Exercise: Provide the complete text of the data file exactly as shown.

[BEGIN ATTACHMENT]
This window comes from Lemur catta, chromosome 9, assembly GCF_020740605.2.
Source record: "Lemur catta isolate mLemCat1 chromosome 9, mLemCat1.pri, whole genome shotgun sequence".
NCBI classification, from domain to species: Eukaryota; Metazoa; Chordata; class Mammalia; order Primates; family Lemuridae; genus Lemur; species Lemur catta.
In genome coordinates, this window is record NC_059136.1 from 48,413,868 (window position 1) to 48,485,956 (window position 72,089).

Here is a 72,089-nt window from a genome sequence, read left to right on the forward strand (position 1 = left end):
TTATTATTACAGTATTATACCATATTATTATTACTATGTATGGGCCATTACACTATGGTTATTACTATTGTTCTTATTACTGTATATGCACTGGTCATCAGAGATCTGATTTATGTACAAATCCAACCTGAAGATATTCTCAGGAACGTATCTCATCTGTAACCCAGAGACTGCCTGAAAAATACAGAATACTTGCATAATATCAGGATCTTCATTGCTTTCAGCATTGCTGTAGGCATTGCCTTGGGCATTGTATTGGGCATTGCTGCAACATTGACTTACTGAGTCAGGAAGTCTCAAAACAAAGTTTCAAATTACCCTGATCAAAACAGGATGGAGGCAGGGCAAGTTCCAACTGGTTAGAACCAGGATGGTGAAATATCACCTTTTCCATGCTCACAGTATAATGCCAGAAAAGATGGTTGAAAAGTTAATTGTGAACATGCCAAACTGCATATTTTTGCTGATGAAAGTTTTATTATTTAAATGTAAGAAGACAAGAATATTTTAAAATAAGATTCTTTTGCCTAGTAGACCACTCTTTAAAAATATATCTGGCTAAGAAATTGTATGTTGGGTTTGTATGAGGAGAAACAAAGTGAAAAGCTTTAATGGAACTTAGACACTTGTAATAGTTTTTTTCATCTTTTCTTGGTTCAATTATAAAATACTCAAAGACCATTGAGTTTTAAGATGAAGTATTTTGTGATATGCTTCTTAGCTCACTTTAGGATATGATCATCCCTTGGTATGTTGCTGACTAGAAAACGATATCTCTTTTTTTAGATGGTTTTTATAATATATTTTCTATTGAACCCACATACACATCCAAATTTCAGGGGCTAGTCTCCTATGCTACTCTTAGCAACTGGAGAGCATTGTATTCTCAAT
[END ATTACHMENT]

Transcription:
This window comes from Lemur catta, chromosome 9, assembly GCF_020740605.2.
Source record: "Lemur catta isolate mLemCat1 chromosome 9, mLemCat1.pri, whole genome shotgun sequence".
NCBI classification, from domain to species: Eukaryota; Metazoa; Chordata; class Mammalia; order Primates; family Lemuridae; genus Lemur; species Lemur catta.
In genome coordinates, this window is record NC_059136.1 from 48,413,868 (window position 1) to 48,485,956 (window position 72,089).

Here is a 72,089-nt window from a genome sequence, read left to right on the forward strand (position 1 = left end):
TTATTATTACAGTATTATACCATATTATTATTACTATGTATGGGCCATTACACTATGGTTATTACTATTGTTCTTATTACTGTATATGCACTGGTCATCAGAGATCTGATTTATGTACAAATCCAACCTGAAGATATTCTCAGGAACGTATCTCATCTGTAACCCAGAGACTGCCTGAAAAATACAGAATACTTGCATAATATCAGGATCTTCATTGCTTTCAGCATTGCTGTAGGCATTGCCTTGGGCATTGTATTGGGCATTGCTGCAACATTGACTTACTGAGTCAGGAAGTCTCAAAACAAAGTTTCAAATTACCCTGATCAAAACAGGATGGAGGCAGGGCAAGTTCCAACTGGTTAGAACCAGGATGGTGAAATATCACCTTTTCCATGCTCACAGTATAATGCCAGAAAAGATGGTTGAAAAGTTAATTGTGAACATGCCAAACTGCATATTTTTGCTGATGAAAGTTTTATTATTTAAATGTAAGAAGACAAGAATATTTTAAAATAAGATTCTTTTGCCTAGTAGACCACTCTTTAAAAATATATCTGGCTAAGAAATTGTATGTTGGGTTTGTATGAGGAGAAACAAAGTGAAAAGCTTTAATGGAACTTAGACACTTGTAATAGTTTTTTTCATCTTTTCTTGGTTCAATTATAAAATACTCAAAGACCATTGAGTTTTAAGATGAAGTATTTTGTGATATGCTTCTTAGCTCACTTTAGGATATGATCATCCCTTGGTATGTTGCTGACTAGAAAACGATATCTCTTTTTTTAGATGGTTTTTATAATATATTTTCTATTGAACCCACATACACATCCAAATTTCAGGGGCTAGTCTCCTATGCTACTCTTAGCAACTGGAGAGCATTGTATTCTCAAT